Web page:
What does it take to be deemed a style icon? If anyone knows it’s Sofia Coppola, who through her decade-spanning career as a director, writer, and onetime fashion designer has sent a generation of women in search of the perfect shirt, trouser, ballet flat, and bob. For Coppola ground zero of her fashion education was Chanel. “When I was a teenager, my dad was friends with Carole Bouquet, who was the face of Chanel at that time in the ’80s,” Coppola remembers. “She was the one that introduced me to Chanel. I remember her dressing in Chanel and being really chic. That made a big impression on me.… She was my main introduction to Chanel—and to my obsession.”
Coppola is celebrating that obsession, and all things Coco-esque, with a new short film that marks the opening of the brand’s Mademoiselle Privé exhibition in Tokyo. In the exhibition, guests will be able to walk through three distinct areas that show off the house’s history as a couturier, perfumer, and jewelry maker—all of which is represented in Coppola’s short through found footage from the brand archive. “I like to make collages, and I like the editing process, so making the short was more like that—putting together a collage of images and finding music that had the right energy,” the director said of her 60-second movie.
In the film, footage of Catherine Deneuve, Romy Schneider, Lily-Rose Depp, and more are collaged together in contrast with Grimes’s “Oblivion,” the song acting as a nod to the kinetic energy of Tokyo. “It's a montage to show the spirit of Chanel, which is a mix of high couture, playfulness, [and] femininity, as well as Coco’s idea of the modern woman,” Coppola says. “I just love it,” she continues, of Chanel’s vision of fashion. “She was making clothes for women to be able to work, travel, be comfortable in, and give them confidence—I think that’s just what you look for in fashion.” For some viewers of the short, Luchino Visconti’s vision of Romy Schneider, as dressed by Chanel in Boccaccio ’70, might be canon; for others it might be the first time seeing Deneuve’s TV spots for Chanel’s fragrances. “It was really fun for me to discover that again,” Coppola says of Deneuve’s vintage ads. “She was so glamorous but with a wink.”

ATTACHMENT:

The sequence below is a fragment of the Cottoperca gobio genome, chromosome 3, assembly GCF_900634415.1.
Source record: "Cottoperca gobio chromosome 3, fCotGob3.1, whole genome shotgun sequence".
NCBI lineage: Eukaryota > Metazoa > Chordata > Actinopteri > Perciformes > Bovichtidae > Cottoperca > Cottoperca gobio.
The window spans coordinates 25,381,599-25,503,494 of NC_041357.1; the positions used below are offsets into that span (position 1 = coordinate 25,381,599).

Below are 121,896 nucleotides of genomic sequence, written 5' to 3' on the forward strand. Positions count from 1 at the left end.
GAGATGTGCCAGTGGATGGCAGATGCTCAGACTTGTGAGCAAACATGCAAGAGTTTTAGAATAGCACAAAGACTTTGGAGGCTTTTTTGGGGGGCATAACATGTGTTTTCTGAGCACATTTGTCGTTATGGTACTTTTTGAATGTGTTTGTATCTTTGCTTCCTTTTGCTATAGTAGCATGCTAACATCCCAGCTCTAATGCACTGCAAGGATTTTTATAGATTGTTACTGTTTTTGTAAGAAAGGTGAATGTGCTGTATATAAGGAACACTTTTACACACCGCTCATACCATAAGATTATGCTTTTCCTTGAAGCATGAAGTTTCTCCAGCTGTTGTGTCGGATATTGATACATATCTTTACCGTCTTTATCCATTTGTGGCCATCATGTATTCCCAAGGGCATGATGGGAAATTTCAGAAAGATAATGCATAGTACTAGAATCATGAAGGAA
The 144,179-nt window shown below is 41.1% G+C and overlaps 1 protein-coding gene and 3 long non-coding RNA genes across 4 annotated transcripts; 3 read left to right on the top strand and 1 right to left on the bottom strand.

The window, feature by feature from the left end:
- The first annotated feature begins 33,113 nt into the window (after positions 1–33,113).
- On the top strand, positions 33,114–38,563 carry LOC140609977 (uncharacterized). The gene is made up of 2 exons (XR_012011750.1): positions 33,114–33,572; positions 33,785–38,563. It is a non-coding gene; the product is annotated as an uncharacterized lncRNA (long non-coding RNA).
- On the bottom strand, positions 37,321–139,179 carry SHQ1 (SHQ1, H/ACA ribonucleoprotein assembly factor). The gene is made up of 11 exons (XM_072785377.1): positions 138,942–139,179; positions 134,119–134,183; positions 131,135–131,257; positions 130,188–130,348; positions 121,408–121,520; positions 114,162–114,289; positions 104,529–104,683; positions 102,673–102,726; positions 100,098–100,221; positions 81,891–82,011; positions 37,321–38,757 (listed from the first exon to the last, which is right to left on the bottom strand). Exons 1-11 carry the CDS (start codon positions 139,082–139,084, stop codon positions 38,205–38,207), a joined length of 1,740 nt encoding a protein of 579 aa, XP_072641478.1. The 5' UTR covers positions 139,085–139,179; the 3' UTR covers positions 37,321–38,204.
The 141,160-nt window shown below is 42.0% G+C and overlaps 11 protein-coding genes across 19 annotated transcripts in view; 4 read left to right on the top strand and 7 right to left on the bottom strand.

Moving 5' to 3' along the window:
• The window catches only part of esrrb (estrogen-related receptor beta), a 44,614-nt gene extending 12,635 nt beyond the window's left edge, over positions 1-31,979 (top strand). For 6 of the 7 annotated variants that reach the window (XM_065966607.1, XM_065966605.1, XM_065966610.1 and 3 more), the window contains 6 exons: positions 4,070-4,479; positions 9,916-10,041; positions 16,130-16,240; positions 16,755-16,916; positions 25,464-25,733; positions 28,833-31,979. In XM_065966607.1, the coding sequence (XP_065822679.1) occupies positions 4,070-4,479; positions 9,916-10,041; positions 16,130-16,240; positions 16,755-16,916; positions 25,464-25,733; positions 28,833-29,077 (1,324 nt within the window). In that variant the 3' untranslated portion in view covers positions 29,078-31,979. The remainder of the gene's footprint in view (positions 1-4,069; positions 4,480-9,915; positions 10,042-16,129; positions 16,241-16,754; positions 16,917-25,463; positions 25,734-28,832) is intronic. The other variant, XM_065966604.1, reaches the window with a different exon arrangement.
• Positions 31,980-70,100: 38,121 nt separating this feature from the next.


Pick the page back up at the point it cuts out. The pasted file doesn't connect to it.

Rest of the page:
In addition to relating to the brand’s own insouciant style, Coppola had a long history with its former creative director Karl Lagerfeld, having been an intern for him at Chanel in her teens. “It definitely made a huge impression on me, seeing the way they put fashion together with a playfulness about it,” she says of her intern days at Chanel headquarters at 31 rue Cambon. “Karl was also a big influence on me because he was so creative and did so many different things, like photography and film. In my life I have always loved doing different things that aren’t just part of one medium. He was so inspiring to me, showing that you can pursue different interests and that visual creativity is all linked.
“It made an impression on me as a kid and still excites me now,” she continues, talking about the Chanel way of life. That lasting impression could be why the director admits that a Chanel jacket remains unbeaten in her wardrobe. “The classic Chanel jacket is one of my favorite things,” she says. “It embodies to me the idea of a Parisian woman who makes it look so easy but is still chic. I think that’s what we all love about Chanel.” Is it a coincidence that the whole easy-chic idea is what so many of us admire about Coppola’s own taste? Ruminate on that while you watch her latest film for Chanel exclusively here.
Originally Appeared on Vogue